COVID‐19 pandemic and population‐level pregnancy and neonatal outcomes: a living systematic review and meta‐analysis
Additional Document Info
Conflicting reports of increases and decreases in rates of preterm birth (PTB) and stillbirth in the general population during the COVID-19 pandemic have surfaced. The objective of our study was to conduct a living systematic review and meta-analyses of studies reporting pregnancy and neonatal outcomes by comparing the pandemic and pre-pandemic periods.
Material and methods
We searched PubMed and Embase databases, reference lists of articles published up until 14 May 2021 and included English language studies that compared outcomes between the COVID-19 pandemic time period and pre-pandemic time periods. Risk of bias was assessed using the Newcastle-Ottawa scale. We conducted random-effects meta-analysis using the inverse variance method.
Thirty-seven studies with low-to-moderate risk of bias, reporting on 1 677 858 pregnancies during the pandemic period and 21 028 650 pregnancies during the pre-pandemic period, were included. There was a significant reduction in unadjusted estimates of PTB (28 studies, unadjusted odds ratio [uaOR] 0.94, 95% confidence [CI] 0.91-0.98) but not in adjusted estimates (six studies, adjusted OR [aOR] 0.95, 95% CI 0.80-1.13). The reduction was noted in studies from single centers/health areas (uaOR 0.90, 95% CI 0.86-0.94) but not in regional/national studies (uaOR 0.99, 95% CI 0.95-1.03). There was reduction in spontaneous PTB (five studies, uaOR 0.89, 95% CI 0.82-0.98) and induced PTB (four studies, uaOR 0.90, 95% CI 0.81-1.00). There was no reduction in PTB when stratified by gestational age <34, <32 or <28 weeks. There was no difference in stillbirths between the pandemic and pre-pandemic time periods (21 studies, uaOR 1.08, 95% CI 0.94-1.23; four studies, aOR 1.06, 95% CI 0.81-1.38). There was an increase in birthweight (six studies, mean difference 17 g, 95% CI 7-28 g) during the pandemic period. There was an increase in maternal mortality (four studies, uaOR 1.15, 95% CI 1.05-1.26), which was mostly influenced by one study from Mexico. There was significant publication bias for the outcome of PTB.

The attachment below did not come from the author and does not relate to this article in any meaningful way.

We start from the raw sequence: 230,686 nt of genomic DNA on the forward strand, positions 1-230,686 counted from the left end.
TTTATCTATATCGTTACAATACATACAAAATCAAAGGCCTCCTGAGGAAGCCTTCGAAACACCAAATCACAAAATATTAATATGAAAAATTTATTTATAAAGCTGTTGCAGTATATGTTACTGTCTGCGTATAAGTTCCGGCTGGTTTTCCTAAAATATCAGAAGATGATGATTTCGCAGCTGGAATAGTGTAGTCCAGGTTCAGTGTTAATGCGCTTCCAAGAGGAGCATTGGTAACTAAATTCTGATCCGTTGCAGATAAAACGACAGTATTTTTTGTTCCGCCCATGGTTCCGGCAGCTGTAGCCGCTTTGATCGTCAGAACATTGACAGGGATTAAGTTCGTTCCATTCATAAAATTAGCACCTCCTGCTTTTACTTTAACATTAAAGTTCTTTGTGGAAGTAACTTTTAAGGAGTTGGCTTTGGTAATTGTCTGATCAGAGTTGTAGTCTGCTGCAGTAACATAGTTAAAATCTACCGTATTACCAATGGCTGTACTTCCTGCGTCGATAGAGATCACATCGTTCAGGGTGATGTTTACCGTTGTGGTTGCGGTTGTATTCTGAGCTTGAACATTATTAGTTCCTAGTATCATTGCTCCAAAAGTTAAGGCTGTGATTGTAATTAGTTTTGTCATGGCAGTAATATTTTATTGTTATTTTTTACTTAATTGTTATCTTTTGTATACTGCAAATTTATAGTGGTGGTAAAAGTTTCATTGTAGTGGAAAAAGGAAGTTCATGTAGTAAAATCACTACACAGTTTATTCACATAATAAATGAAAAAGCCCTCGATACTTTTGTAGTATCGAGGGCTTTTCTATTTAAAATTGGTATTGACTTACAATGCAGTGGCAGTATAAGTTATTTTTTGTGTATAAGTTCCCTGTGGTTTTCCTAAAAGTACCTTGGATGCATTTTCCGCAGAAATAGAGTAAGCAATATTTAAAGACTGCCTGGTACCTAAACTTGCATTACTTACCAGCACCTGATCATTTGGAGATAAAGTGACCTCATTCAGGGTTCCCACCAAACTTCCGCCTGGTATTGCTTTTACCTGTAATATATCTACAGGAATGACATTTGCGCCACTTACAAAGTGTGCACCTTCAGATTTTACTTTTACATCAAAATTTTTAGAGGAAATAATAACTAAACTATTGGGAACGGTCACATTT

The COVID-19 pandemic time period may be associated with a reduction in PTB; however, referral bias cannot be excluded. There was no difference in stillbirth between the pandemic and pre-pandemic period.